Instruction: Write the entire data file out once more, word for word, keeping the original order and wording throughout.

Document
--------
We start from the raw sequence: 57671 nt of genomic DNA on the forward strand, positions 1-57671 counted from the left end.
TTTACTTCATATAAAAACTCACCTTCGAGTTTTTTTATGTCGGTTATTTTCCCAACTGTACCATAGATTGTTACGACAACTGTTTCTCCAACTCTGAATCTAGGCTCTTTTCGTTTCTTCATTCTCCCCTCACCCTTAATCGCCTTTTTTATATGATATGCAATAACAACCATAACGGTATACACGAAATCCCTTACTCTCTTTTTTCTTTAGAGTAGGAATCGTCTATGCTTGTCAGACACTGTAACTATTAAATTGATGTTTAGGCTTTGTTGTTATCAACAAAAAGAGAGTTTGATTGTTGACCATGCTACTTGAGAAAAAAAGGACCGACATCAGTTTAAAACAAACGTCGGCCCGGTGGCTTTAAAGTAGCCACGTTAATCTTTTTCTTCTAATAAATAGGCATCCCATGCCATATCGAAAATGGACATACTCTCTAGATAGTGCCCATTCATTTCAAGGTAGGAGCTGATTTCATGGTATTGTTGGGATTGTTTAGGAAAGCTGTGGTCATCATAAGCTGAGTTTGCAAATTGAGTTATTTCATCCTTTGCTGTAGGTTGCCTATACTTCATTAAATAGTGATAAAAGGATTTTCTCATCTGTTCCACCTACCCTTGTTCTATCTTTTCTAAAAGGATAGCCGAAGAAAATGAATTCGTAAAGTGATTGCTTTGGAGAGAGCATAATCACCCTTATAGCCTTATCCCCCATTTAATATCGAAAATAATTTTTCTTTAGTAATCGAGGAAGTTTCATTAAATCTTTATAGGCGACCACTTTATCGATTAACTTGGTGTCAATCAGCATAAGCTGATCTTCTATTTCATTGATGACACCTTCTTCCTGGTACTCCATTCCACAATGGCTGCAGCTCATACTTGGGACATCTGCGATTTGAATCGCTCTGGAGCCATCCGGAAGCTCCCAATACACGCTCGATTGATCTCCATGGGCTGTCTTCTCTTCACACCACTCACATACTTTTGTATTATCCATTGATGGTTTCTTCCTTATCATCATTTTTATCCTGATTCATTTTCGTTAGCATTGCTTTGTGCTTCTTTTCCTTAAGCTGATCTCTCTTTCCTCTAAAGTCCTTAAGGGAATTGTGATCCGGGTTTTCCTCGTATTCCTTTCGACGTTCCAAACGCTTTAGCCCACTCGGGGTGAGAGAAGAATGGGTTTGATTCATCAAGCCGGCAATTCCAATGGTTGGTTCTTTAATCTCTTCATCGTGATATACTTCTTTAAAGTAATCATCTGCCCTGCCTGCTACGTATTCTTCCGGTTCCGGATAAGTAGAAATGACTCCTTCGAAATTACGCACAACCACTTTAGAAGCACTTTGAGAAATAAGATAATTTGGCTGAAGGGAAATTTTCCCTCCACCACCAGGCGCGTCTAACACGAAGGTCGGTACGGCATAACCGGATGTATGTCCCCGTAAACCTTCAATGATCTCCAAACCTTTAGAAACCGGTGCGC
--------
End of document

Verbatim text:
We start from the raw sequence: 57671 nt of genomic DNA on the forward strand, positions 1-57671 counted from the left end.
TTTACTTCATATAAAAACTCACCTTCGAGTTTTTTTATGTCGGTTATTTTCCCAACTGTACCATAGATTGTTACGACAACTGTTTCTCCAACTCTGAATCTAGGCTCTTTTCGTTTCTTCATTCTCCCCTCACCCTTAATCGCCTTTTTTATATGATATGCAATAACAACCATAACGGTATACACGAAATCCCTTACTCTCTTTTTTCTTTAGAGTAGGAATCGTCTATGCTTGTCAGACACTGTAACTATTAAATTGATGTTTAGGCTTTGTTGTTATCAACAAAAAGAGAGTTTGATTGTTGACCATGCTACTTGAGAAAAAAAGGACCGACATCAGTTTAAAACAAACGTCGGCCCGGTGGCTTTAAAGTAGCCACGTTAATCTTTTTCTTCTAATAAATAGGCATCCCATGCCATATCGAAAATGGACATACTCTCTAGATAGTGCCCATTCATTTCAAGGTAGGAGCTGATTTCATGGTATTGTTGGGATTGTTTAGGAAAGCTGTGGTCATCATAAGCTGAGTTTGCAAATTGAGTTATTTCATCCTTTGCTGTAGGTTGCCTATACTTCATTAAATAGTGATAAAAGGATTTTCTCATCTGTTCCACCTACCCTTGTTCTATCTTTTCTAAAAGGATAGCCGAAGAAAATGAATTCGTAAAGTGATTGCTTTGGAGAGAGCATAATCACCCTTATAGCCTTATCCCCCATTTAATATCGAAAATAATTTTTCTTTAGTAATCGAGGAAGTTTCATTAAATCTTTATAGGCGACCACTTTATCGATTAACTTGGTGTCAATCAGCATAAGCTGATCTTCTATTTCATTGATGACACCTTCTTCCTGGTACTCCATTCCACAATGGCTGCAGCTCATACTTGGGACATCTGCGATTTGAATCGCTCTGGAGCCATCCGGAAGCTCCCAATACACGCTCGATTGATCTCCATGGGCTGTCTTCTCTTCACACCACTCACATACTTTTGTATTATCCATTGATGGTTTCTTCCTTATCATCATTTTTATCCTGATTCATTTTCGTTAGCATTGCTTTGTGCTTCTTTTCCTTAAGCTGATCTCTCTTTCCTCTAAAGTCCTTAAGGGAATTGTGATCCGGGTTTTCCTCGTATTCCTTTCGACGTTCCAAACGCTTTAGCCCACTCGGGGTGAGAGAAGAATGGGTTTGATTCATCAAGCCGGCAATTCCAATGGTTGGTTCTTTAATCTCTTCATCGTGATATACTTCTTTAAAGTAATCATCTGCCCTGCCTGCTACGTATTCTTCCGGTTCCGGATAAGTAGAAATGACTCCTTCGAAATTACGCACAACCACTTTAGAAGCACTTTGAGAAATAAGATAATTTGGCTGAAGGGAAATTTTCCCTCCACCACCAGGCGCGTCTAACACGAAGGTCGGTACGGCATAACCGGATGTATGTCCCCGTAAACCTTCAATGATCTCCAAACCTTTAGAAACCGGTGCGC